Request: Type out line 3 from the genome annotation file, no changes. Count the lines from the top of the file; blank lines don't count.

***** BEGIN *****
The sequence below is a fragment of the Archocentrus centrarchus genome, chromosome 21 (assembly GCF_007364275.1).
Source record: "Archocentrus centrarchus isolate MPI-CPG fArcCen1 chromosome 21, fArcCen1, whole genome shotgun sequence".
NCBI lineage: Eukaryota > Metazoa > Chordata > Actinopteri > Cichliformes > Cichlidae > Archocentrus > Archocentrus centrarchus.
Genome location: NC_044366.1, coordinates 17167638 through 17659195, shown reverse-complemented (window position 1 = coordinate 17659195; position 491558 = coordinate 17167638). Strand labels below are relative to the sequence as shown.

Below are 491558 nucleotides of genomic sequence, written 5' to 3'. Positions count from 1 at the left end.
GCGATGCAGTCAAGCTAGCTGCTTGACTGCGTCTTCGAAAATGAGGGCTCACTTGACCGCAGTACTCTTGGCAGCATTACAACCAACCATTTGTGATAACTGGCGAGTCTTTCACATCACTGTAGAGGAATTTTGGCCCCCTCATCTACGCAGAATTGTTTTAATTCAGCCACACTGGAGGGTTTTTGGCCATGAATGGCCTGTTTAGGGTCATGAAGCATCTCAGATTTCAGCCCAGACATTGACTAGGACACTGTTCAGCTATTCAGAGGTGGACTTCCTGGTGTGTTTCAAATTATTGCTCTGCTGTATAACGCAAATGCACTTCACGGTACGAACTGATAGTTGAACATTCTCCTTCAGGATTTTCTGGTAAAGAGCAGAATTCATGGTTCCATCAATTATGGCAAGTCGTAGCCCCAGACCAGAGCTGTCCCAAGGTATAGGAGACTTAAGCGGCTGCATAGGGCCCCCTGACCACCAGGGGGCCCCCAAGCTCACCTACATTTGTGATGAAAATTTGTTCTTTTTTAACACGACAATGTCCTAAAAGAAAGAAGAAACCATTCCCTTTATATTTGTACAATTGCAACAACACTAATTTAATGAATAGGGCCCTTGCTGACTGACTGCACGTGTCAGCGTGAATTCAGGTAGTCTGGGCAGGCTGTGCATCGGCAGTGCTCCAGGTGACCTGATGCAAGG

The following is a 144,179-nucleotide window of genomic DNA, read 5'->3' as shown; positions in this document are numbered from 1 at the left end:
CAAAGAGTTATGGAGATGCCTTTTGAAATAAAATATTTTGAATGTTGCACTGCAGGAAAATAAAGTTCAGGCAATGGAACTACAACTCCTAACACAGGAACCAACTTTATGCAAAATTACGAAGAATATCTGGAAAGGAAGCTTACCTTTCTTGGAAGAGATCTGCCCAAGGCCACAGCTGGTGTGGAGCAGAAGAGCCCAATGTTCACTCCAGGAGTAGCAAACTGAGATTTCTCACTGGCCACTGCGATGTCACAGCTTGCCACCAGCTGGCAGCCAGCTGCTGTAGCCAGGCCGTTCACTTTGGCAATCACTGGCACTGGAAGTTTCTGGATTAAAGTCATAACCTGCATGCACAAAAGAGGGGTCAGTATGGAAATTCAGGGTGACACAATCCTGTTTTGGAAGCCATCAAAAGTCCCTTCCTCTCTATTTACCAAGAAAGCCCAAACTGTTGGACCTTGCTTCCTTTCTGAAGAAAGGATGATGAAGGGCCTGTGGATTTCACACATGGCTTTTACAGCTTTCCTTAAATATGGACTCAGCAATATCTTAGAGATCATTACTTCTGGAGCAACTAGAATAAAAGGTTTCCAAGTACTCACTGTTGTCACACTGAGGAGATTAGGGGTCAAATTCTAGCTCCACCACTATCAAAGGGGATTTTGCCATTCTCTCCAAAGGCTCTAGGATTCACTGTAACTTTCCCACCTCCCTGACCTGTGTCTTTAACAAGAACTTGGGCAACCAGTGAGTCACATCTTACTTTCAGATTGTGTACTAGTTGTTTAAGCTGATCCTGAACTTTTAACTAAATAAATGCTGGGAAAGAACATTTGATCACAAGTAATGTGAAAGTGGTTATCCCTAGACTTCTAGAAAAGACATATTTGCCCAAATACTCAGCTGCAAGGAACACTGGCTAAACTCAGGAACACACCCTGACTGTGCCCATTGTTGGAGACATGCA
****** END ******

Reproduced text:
NCBI lineage: Eukaryota > Metazoa > Chordata > Actinopteri > Cichliformes > Cichlidae > Archocentrus > Archocentrus centrarchus.